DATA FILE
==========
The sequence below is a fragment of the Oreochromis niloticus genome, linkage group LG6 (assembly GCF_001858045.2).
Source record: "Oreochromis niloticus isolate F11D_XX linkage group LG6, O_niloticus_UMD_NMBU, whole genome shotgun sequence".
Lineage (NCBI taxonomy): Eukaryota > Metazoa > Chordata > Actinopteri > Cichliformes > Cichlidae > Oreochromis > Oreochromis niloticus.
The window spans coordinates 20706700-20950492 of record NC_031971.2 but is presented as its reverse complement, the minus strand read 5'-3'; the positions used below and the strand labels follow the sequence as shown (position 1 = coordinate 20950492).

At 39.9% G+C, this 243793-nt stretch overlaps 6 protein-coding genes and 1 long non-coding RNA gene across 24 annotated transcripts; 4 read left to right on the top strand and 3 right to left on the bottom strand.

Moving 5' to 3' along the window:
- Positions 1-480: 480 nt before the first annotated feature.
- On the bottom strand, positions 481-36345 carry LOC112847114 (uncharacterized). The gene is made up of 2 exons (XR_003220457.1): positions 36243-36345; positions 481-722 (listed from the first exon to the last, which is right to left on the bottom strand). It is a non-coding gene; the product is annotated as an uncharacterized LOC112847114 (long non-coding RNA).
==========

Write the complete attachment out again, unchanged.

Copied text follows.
The sequence below is a fragment of the Oreochromis niloticus genome, linkage group LG6 (assembly GCF_001858045.2).
Source record: "Oreochromis niloticus isolate F11D_XX linkage group LG6, O_niloticus_UMD_NMBU, whole genome shotgun sequence".
Lineage (NCBI taxonomy): Eukaryota > Metazoa > Chordata > Actinopteri > Cichliformes > Cichlidae > Oreochromis > Oreochromis niloticus.
The window spans coordinates 20706700-20950492 of record NC_031971.2 but is presented as its reverse complement, the minus strand read 5'-3'; the positions used below and the strand labels follow the sequence as shown (position 1 = coordinate 20950492).

At 39.9% G+C, this 243793-nt stretch overlaps 6 protein-coding genes and 1 long non-coding RNA gene across 24 annotated transcripts; 4 read left to right on the top strand and 3 right to left on the bottom strand.

Moving 5' to 3' along the window:
- Positions 1-480: 480 nt before the first annotated feature.
- On the bottom strand, positions 481-36345 carry LOC112847114 (uncharacterized). The gene is made up of 2 exons (XR_003220457.1): positions 36243-36345; positions 481-722 (listed from the first exon to the last, which is right to left on the bottom strand). It is a non-coding gene; the product is annotated as an uncharacterized LOC112847114 (long non-coding RNA).